SPNs associated with computer accounts are not feasible to crack because they use rotated, complex random-generated passwords by default. However, user accounts are likely to contain guessable (non-random, relatively short) passwords. Regardless of the domain function level or the host’s Windows NT version, SPNs that are registered under a user account will use the old RC4-HMAC encryption suite instead of the newer AES cryptography which is used by default since Windows Server 2008/Vista. The key used for encryption and decryption of the RC4-HMAC (23) encryption type is just an unsalted NTLM hash version of the account’s password. This is probably because of backward capabilities concerns and interoperability.
Service accounts are often privileged and the passwords are set to never expire. Web and Database services often integrate with Kerberos to enable SSO and are running in the security context of a privileged user account. The Find-PotentiallyCrackableAccounts is another script in the RiskySPNs module that queries the Active Directory and reveals juicy information about user accounts associated with SPNs. The function checks the group memberships of the user and determines if he is a member of a sensitive group (such as Domain Admins). It also highlights the user’s encryption, and if there is a cracking window, the user will be forced to reset his password.
Additionally the Export-PotentiallyCrackableAccounts script can be used to export even more data about risky user accounts and their associated SPNs to a CSV file for further analysis (useful for blue teams).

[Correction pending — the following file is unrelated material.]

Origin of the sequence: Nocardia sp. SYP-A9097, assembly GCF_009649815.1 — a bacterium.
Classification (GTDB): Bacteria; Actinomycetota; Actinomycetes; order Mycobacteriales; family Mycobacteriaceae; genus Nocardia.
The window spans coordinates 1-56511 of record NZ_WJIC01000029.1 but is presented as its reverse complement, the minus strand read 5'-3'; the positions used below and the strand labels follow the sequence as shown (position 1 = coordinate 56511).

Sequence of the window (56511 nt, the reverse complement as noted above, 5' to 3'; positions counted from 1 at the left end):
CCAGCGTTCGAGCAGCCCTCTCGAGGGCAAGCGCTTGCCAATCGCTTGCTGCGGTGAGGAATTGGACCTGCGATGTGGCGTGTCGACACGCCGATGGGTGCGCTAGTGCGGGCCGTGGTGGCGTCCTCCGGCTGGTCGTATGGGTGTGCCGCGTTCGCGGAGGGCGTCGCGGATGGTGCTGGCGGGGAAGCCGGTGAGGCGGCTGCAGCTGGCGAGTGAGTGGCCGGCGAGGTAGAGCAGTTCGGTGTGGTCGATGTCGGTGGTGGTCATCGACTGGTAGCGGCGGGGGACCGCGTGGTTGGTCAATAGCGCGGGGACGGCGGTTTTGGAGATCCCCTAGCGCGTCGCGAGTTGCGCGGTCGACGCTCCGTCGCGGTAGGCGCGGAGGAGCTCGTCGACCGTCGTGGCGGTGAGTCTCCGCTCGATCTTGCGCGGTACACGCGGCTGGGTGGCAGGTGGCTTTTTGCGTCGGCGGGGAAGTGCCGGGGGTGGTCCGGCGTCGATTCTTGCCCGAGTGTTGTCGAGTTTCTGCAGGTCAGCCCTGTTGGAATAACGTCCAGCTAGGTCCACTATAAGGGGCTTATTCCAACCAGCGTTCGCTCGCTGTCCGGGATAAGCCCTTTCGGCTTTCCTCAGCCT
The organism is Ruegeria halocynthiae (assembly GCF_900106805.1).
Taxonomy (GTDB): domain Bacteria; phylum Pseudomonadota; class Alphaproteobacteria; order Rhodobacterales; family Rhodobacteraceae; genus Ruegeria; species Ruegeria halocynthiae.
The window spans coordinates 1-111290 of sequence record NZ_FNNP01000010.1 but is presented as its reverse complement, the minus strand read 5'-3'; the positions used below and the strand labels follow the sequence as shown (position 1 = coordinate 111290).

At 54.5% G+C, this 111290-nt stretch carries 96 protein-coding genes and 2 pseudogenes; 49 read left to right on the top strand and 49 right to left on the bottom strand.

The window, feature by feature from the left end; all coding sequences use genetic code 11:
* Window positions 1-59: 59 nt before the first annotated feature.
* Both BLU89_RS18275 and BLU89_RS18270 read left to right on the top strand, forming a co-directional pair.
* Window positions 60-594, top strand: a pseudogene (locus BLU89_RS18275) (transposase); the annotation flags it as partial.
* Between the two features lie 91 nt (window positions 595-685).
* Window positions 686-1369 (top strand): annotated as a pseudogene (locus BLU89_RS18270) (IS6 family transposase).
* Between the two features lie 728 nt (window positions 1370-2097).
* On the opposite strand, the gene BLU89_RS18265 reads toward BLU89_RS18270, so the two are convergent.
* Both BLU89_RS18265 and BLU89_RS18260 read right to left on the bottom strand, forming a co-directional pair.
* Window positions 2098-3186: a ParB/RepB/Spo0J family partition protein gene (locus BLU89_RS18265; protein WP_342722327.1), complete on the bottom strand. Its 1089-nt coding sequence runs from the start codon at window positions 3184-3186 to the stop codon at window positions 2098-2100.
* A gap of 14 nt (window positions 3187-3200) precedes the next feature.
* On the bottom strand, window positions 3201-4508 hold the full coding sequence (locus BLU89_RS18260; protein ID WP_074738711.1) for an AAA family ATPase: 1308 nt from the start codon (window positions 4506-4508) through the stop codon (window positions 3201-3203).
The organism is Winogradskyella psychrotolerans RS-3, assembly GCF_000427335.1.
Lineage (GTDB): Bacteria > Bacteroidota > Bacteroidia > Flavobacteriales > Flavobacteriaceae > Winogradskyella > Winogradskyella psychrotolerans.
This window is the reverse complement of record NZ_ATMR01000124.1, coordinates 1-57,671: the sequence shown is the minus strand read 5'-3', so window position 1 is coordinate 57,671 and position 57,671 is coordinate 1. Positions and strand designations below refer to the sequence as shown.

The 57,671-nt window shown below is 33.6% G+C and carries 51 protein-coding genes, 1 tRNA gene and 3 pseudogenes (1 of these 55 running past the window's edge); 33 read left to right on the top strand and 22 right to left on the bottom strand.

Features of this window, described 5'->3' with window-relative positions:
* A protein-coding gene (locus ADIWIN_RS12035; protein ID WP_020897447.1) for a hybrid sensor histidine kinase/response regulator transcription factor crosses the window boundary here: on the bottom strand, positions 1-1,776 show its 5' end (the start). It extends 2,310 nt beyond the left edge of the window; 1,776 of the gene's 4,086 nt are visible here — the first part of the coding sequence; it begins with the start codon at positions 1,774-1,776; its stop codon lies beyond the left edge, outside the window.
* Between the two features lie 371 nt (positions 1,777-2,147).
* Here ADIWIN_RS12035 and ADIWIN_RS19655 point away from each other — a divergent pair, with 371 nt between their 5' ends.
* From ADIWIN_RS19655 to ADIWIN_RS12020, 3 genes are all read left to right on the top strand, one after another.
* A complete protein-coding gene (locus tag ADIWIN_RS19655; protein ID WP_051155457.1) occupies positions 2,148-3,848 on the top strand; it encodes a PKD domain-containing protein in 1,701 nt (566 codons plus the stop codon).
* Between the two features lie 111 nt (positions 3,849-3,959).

Cracking the ticket
With the encrypted portion in hand and when encryption type is known, it possible to crack the ticket offline. When the service is running under an account created by a human, it will probably have a password which could be cracked. Because the ticket is encrypted using a symmetric encryption, it possible to make a dictionary or brute-force attack by deriving (hashing) keys from a list of passwords and trying to decrypt the ticket with them. The key that successfully decrypt the ticket (the output contains a valid ticket structure) is certainly derived from the service account clear-text password. Both Hashcat and John the Ripper, two well-known password crackers tools, support Kerberos service ticket (TGS_REP/AP_REQ) cracking modes.
Cracking the ticket could allow an attacker to efficiently escalate privileges by creating Silver Tickets (will be described in another blog post) or simply impersonate the service account by logging in with the appropriate credentials.
Because queries to the Active Directory and Kerberos service tickets requests are both legitimate actions which occur all the time, such reconnaissance should not trigger any suspicion (unless you request a lot of tickets). From an attacker perspective, identifying SPNs associated with user accounts that are a member of a sensitive group, configured to use RC4-HMAC encryption and have a cracking window would be a potential gold (or actually a silver) mine. These service accounts are often predictable, discoverable and accessible from anywhere in the network increasing the probability of an attacker to choose them over other attack vectors.